A GoPride Interview

Marsha Warfield

Marsha Warfield ties the knot on Night Court

Mon. March 25, 2024  by Jerry Nunn

It is the best Night Court episode ever because I am in it all the way through!
Marsha Warfield

marsha warfield

photo credit // nbc

Marsha Warfield finds a TV wife at Night Court

NBC’s Night Court television show premiered back in 1984 and season two of the revival ends with a ceremony of love in 2024.

For nine seasons Marsha Warfield played Roz Russell in the original series and has returned to guest on several episodes of the reboot.

One of her guest spots was on the finale of the second season titled The Best Dan airing on March 26. The bailiff marries her fiancé inside the courtroom where she’s spent so much of her life over the years.

This full circle moment will surely have audiences tearing up for the special ceremony officiated by Dan Fielding played by actor John Larroguette.

Warfield hails from Chicago’s South Side and graduated from Calumet High School. She has appeared on many television and film projects over the years including Empty Nest, 9-1-1 and The Marsha Warfield Show.

Her standup comedy routines continue to take her around the world and bring her back to the Windy City often.

She talked about her latest appearance on Night Court before its debut.

JN: (Jerry Nunn) I know you are originally from Chicago, but where are you located now?

MW: (Marsha Warfield) I live between Las Vegas and Los Angeles now. I go back and forth. The way things have been going lately I don’t live anywhere. I live in a hotel!

JN: Well, you have to stop back in Chicago soon.

MW: I love Chicago and even love to visit it in the winter.

JN: Did you always want to perform for the public when you were growing up?

MW: Growing up I had no concept that there was such a thing as regular people becoming entertainers. They were magic people who only existed in the little box or on the big screen. I did not understand how one could become an actor or a comedian. Especially because it was the ‘50s and there were not a lot of Black people on TV or in the movies.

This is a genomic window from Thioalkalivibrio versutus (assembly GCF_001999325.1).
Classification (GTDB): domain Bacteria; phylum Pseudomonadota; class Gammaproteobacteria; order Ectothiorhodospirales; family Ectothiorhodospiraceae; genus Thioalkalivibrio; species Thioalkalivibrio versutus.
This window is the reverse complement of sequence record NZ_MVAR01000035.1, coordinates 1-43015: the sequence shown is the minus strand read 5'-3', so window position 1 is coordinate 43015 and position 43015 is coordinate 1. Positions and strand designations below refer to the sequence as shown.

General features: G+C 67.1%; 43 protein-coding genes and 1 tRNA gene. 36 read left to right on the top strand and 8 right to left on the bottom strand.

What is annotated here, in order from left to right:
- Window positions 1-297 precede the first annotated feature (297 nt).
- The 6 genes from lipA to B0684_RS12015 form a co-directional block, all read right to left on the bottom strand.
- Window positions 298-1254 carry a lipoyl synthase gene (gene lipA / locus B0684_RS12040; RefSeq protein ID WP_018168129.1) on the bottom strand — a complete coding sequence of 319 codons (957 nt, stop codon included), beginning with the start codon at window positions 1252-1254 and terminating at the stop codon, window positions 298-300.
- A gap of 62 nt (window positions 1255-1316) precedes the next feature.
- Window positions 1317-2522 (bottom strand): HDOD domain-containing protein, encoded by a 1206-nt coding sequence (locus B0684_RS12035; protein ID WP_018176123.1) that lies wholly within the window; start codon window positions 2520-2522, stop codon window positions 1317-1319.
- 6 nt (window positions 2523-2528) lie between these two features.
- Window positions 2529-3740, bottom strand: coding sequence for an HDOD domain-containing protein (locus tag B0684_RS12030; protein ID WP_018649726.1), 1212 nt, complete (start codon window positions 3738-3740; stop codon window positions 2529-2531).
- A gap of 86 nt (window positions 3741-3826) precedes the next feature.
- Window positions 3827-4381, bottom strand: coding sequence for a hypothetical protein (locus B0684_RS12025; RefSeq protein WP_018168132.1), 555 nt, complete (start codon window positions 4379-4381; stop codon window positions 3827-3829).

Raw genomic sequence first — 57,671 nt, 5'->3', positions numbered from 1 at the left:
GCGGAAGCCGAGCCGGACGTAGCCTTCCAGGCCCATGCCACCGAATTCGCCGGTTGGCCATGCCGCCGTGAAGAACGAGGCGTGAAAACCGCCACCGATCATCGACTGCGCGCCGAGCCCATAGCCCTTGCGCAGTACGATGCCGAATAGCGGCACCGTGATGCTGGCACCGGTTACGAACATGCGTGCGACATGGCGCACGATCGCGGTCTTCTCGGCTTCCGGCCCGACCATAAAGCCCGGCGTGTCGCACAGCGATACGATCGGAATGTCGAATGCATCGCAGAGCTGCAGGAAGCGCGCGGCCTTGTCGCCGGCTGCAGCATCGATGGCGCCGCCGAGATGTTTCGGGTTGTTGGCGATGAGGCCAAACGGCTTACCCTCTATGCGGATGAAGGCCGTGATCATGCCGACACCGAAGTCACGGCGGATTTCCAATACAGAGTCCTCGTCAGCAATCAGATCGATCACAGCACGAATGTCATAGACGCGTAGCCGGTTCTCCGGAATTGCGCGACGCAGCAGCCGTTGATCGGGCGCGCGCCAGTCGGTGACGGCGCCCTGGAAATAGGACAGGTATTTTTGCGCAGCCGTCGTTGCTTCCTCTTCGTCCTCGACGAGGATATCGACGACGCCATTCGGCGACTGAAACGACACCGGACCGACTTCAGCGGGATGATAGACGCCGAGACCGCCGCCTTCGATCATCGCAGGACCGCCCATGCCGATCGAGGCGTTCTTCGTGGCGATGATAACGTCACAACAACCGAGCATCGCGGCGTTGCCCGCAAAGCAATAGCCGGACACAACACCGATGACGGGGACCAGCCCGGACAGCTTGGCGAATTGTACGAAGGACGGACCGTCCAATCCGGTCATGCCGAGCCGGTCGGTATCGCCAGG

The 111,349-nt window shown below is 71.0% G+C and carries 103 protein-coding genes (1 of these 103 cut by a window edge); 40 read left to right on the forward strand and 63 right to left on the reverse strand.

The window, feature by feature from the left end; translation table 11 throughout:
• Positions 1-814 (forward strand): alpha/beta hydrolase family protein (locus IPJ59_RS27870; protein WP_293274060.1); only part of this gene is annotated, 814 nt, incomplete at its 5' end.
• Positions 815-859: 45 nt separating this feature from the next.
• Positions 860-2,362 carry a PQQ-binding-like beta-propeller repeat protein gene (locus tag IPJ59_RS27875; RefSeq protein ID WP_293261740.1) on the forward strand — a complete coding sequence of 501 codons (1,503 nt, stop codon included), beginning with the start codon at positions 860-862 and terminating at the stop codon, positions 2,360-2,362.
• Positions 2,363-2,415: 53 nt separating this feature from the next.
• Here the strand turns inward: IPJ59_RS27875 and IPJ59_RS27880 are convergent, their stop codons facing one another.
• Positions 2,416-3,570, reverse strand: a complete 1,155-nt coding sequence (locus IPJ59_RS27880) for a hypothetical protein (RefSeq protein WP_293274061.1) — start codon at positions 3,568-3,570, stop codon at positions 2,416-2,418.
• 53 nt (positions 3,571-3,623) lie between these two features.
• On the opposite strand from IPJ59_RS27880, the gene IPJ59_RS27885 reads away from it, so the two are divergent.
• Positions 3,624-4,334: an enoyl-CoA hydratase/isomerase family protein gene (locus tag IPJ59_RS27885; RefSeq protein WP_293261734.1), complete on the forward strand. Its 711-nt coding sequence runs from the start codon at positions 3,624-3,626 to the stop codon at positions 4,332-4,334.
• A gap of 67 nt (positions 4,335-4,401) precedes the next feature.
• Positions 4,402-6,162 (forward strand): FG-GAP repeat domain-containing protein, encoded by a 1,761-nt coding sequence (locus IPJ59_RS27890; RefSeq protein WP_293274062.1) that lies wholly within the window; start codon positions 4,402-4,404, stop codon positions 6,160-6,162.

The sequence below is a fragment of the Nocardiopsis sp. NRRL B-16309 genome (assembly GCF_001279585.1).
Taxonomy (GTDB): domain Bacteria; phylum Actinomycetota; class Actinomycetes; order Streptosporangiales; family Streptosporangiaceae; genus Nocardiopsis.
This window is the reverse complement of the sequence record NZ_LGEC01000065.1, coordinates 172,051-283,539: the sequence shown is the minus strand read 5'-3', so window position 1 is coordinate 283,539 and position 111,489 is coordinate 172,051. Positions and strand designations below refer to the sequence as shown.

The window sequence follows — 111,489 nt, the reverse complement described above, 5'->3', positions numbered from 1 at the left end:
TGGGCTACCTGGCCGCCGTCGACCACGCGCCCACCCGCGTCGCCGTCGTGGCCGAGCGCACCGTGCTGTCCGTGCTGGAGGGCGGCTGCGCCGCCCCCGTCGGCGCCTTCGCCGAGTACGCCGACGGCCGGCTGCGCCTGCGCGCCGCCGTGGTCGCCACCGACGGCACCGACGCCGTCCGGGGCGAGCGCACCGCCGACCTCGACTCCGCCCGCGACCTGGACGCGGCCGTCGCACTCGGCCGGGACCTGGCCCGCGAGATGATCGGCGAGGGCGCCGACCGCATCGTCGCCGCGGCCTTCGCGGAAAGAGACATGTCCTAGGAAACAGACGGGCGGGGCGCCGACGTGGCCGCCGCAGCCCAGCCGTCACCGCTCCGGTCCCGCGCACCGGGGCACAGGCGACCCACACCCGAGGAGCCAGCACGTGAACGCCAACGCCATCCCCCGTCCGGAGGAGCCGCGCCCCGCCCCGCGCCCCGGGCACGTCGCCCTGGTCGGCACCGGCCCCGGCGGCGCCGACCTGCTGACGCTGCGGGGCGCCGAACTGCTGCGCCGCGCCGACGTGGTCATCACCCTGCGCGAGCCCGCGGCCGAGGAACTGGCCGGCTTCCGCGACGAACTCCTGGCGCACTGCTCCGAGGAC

I didn’t know there was a way to break into the business, so no I didn’t. I always told jokes from the time I was a little girl. When I got my first library card I checked out joke books and cookbooks. As a five year old I learned how to make a hamburger and tell knock-knock jokes.

JN: Looking back at Night Court did you ever think it would still be the gift that keeps on giving?

MW: I had no idea that Night Court the resurrection would be a thing! It was a closed chapter. I don’t think anyone imagined that we would be back on the set of an iconic show doing it again. Even when the reboot was announced it didn’t even cross my mind that I would be on it.

JN: In what ways are you alike or different from Roz Russell?

MW: I am Marsha as I see me and Roz as other people see me. They write Roz for me and come up with a concept in their head. I try to embody the character. We are the same age and height. As far as personalities we have some commonality, but in other ways we don’t. I hope I am not as caustic as Roz!

JN: How different is Roz in the reboot of Night Court? She seems more mellow to me.

MW: I don’t know if she is mellow, but I am doing a tough job. We haven’t seen her as a private investigator and we see her in more human and personal situations. She is the same woman from a different perspective. I am looking forward to seeing who she is and where she goes after she gets married.